In addition to my review of the film, inside you’ll find David Harley’s review of Takashi Miike’s SUKIYAKI WESTERN DJANGO, which arrives on DVD and Blu-ray tomorrow. Set during “The Genpei Wars” at the end of the 1100s, the Minamoto and Taira gangs face off in a town named Yuda, while a deadly gunman (Ito Hideaki) comes to the aid of the townsfolk.Not satisfied with using one style or being influenced by one culture, Takashi Miike’s love letter to the spaghetti western, SUKIYAKI WESTERN DJANGO, is a mess of ideas and imagery that doesn’t work well enough to maintain a steady flow of entertainment. Mixing eastern and western influences isn’t unheard of: A FISTFUL OF DOLLARS was influenced by YOJIMBO (which, in turn, was heavily influenced by Shakespeare). But instead of melding them together into a film that could’ve been an awe-inspiring mix of substance and aesthetics, Miike seemed solely intent on creating a batch of his best eye candy, with a plot coincidentally included to string together the action.
As far as Miike films are concerned, SUKIYAKI is surprisingly coherent, though that’s just because there isn’t much to it. A lone gunman (Hideaki Ito) wanders into a Nevada mining town (complete with pagodas!), where two gangs – the Genji and the Heiki – compete for his allegiance with monetary promises from a buried treasure neither group has yet to find. Blood is spilled, katanas are wielded and a Gatling gun is found in a coffin. Unfortunately, anytime SUKIYAKI stops to focus on anything beyond its basic premise or action sequences, it moves along at a sluggish and uninspired pace.
Visually, SUKIYAKI is incredible, showcasing an interesting array of eastern architecture, western violence, hemispherically-challenged costuming and blossoming fetuses. The 1080p presentation on First Look’s Blu-Ray disc is presented with a VC-1 encode. Flashback sequences contain a considerable amount of grain (which I assume was intentional), yet textures and details are kept sharp looking. The yellowish tint of the film is maintained throughout and the action sequences are crystal clear. You can make out every sparkle and stitch on the costumes and each bullet is majestically showcased during the numerous shoot-outs. Occasionally, the picture tends to look soft, though it’s usually during the film’s “sluggish” moments.
The biggest problem I have with the disc is the audio, which is represented with a Dolby TrueHD 5.1 lossless soundtrack. The sound effects boom as horses gallop, bullets whiz and dynamite is thrown around with little regard. The dialogue, however, is not recorded at a comparable level and during many scenes, the volume had to be adjusted for me to make out what the characters were saying. It doesn’t help matters much that Miike chose to have his Japanese actors speak English in an attempt to pay homage to the dubbing used in spaghetti westerns. But instead of being understandable and unintentionally hilarious, the phonetic pronunciation of the dialogue is terribly hard to understand, making subtitles a must.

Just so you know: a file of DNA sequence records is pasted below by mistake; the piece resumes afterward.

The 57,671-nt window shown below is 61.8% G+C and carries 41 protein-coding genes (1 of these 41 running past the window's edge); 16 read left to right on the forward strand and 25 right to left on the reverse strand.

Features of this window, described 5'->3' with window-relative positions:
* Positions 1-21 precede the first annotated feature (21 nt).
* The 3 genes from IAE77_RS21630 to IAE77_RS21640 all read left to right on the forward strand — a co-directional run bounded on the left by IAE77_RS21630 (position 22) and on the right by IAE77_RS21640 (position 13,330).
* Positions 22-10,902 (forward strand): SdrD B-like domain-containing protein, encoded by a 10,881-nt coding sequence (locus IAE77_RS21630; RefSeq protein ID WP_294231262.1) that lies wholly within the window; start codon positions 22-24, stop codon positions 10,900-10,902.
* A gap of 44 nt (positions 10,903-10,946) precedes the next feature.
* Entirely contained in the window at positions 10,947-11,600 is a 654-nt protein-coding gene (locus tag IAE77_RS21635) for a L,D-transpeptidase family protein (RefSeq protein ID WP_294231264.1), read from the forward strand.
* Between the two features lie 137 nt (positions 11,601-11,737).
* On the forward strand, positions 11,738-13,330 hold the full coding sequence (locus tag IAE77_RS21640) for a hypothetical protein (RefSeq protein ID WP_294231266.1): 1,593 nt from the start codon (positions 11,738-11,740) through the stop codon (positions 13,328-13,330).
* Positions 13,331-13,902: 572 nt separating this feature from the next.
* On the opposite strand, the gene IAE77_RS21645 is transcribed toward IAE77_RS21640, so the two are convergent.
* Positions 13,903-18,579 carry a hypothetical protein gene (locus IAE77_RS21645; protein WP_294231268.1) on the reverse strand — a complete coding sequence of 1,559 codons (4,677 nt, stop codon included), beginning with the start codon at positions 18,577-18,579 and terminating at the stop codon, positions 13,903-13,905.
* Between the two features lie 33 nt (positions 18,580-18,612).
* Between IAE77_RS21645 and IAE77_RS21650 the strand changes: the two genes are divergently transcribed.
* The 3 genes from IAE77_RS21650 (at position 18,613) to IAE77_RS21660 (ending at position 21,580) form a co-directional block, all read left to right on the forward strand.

Visually spectacular but lacking in every other department, Miike undercooked SUKIYAKI WESTERN DJANGO just enough to keep it from really sizzling. It’s a shame too, because with a little more focus on the story, it could’ve been more than just an enticing looking dish.
Deleted Scenes (14:28) – The seven scenes featured here presumably show the differences between the Japanese and American cuts. Presented in work print form, they include character origins, an extended fight and more. None of them are particularly memorable, making this a simple case of trimming the fat off of a bloated film. Rather than incorporating the scenes as a special feature, it would’ve been more interesting to see both cuts of the film included on the disc via seamless branching.
The Making of the Sukiyaki Western Django (52:40) – While I was watching this featurette, there was something really familiar about it that I couldn’t quite put my finger on. After it was over, I realized what it was: it felt like I was watching a PBS wildlife documentary. The narrator has this deep, monotone voice and he manages to point out the most mundane and obvious things that are happening on-screen such as, “A group of mounted soldiers ride down a steep hill. It’s an exciting scene. Even the rehearsal is impressive. Everybody gets excited.” My favorite line is towards the end of the featurette, when the announcer proclaims, “Their effort pays off. This will be the best film in Japanese film history.” Talk about hyperbole! Aside from the actors talking about their hesitance to speak English and a few other topics that aren’t delved into nearly enough, this making-of is nothing more than a fluff piece for Miike’s ego.
Disc two contains a digital copy of the film.
Film Score: 2.5/5
Blu-Ray Score: 3/5